The Asheville Academy of Ballet and Contemporary Dance welcomes new and returning students (ages 3 to senior adult) to our Fall/Spring classes (through May 31). We provide excellent training for both pre-professional and recreational dancers in a variety of disciplines, including Ballet, Modern, Contemporary, Pointe, Improvisation, and Pilates, and we encourage students of all ages to begin their exploration of dance or to further their technical training with our wonderful faculty. Take a look at our Spring class schedule, fill out this form to enroll, or and contact us if you have any questions about classes and placement.
Pilates and Conditioning
Pilates is a physical fitness system developed in the early 20th century by the Greek German-born Joseph Pilates. It is especially practiced in the United States (where Pilates lived, developed and taught his method) and the United Kingdom (where he lived and taught the early stages of his method). This physical practice focuses on concentration, control, centering, flow and efficiency of movement, core strength, precision, and breathing, and is a current main staple of any dancer's training. As of 2005, there were 11 million people practicing the discipline regularly and 14,000 instructors in the United States.
Ballet and Pointe Work
Ballet is a type of performance dance that originated in the Italian Renaissance courts of the 15th century and later developed into a concert dance form in France and Russia. It has since become a widespread, highly technical form of dance with its own vocabulary based on French terminology. The Asheville Academy of Ballet and Contemporary Dance offers classes in Creative Ballet for 3-4 year olds, 5-6 year olds, and levels of Ballet I - III for 7 year olds through adults. Creative Ballet will incorporate the basics of ballet terminology, body coordination, and musicality. Ballet I - III classes begin with ballet barre exercises focused on strengthening, stretching, and properly aligning the body for center exercises. Students ages 11 and up may begin Pointe as a part of their classical study with permission and supervision of the faculty.
In the early 20th century, dance artists such as Isadora Duncan, Maud Allen, and Loie Fuller paved the way for aesthetic dance or free dance in a theatrical concert dance setting. Later throughout the 20th century, artists such as Martha Graham, Doris Humphrey, Lester Horton, Jose Limon, Merce Cunningham, and Paul Taylor among others carried the tradition of what we now know as "modern dance" into the forefront of concert dance, each developing their unique perspective on movement, kinesiology, and musicality. The faculty members of the Asheville Academy of Ballet and Contemporary Dance offer training that incorporates this wide-range of perspective in modern dance, in beginning, advanced, and adult levels.
Jazz and Broadway Dance
Jazz dance is a classification shared by a broad range of dance styles. Before the 1950s, jazz dance referred to dance styles that originated from African American vernacular dance. Jazz dance was an integral part of jazz until the end of the swing era in the late 1940s. In the 1950s, a new genre of modern jazz dance emerged and combined with balletic and modern styles found its way onto the concert dance stage as well as the Broadway musical dance stage. Jazz dance promotes focus, conditioning, alignment, strength, and cardiovascular health for the well-rounded dancer.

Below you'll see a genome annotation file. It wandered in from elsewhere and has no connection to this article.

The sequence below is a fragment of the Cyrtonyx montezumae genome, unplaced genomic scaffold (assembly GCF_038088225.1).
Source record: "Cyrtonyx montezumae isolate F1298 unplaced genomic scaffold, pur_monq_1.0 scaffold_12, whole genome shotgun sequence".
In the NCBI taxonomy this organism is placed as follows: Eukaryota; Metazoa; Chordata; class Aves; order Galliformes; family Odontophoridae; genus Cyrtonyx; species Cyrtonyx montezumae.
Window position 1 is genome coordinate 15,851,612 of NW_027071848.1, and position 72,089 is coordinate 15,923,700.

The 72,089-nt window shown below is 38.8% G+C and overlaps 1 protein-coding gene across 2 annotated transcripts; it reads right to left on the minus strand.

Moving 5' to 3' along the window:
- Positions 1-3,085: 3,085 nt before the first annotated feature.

Variations and Partnering
In ballet, a variation (sometimes called a pas de seul) is a solo dance. At the Asheville Ballet, we offer classes in instructing well-known classical and contemporary variations, both for the experienced pointe dancer, and for demi-pointe as well. A pas de deux (a dance of two), is a dance duet in which two dancers, typically male and female, perform ballet steps together. Concepts of weight sharing, center alignment, and partnered musicality are explored in this class.
Tap dance is a form of dance characterized by using the sounds of tap shoes striking the floor as a form of percussion. Two major variations on tap dance exist: rhythm (jazz) tap and Broadway tap. Broadway tap is widely performed in musical theater. Rhythm tap focuses on musicality, and practitioners consider themselves to be a part of the Jazz tradition. At Asheville Academy of Ballet, we utilize our knowledge of ballet and jazz dance techniques, the musicality, and technical precision of the rhythm tap tradition, and Broadway tap dance terminology in our classes.
Contemporary Dance is a post-modern theatrical dance form that builds on, but breaks free from, the traditions of Modern Dance and Classical Ballet. Instructors, choreographers, and students can explore individual interests in movement expression and communication.
Hip Hop dance began in the Bronx, NYC in the 1970s as an inevitable accompaniment to the beats of Rap music, and has evolved into a theatrical art form incorporating an inner-city vibe with body isolations, attitude, funk, and above all strength, flexibility, and rhythm.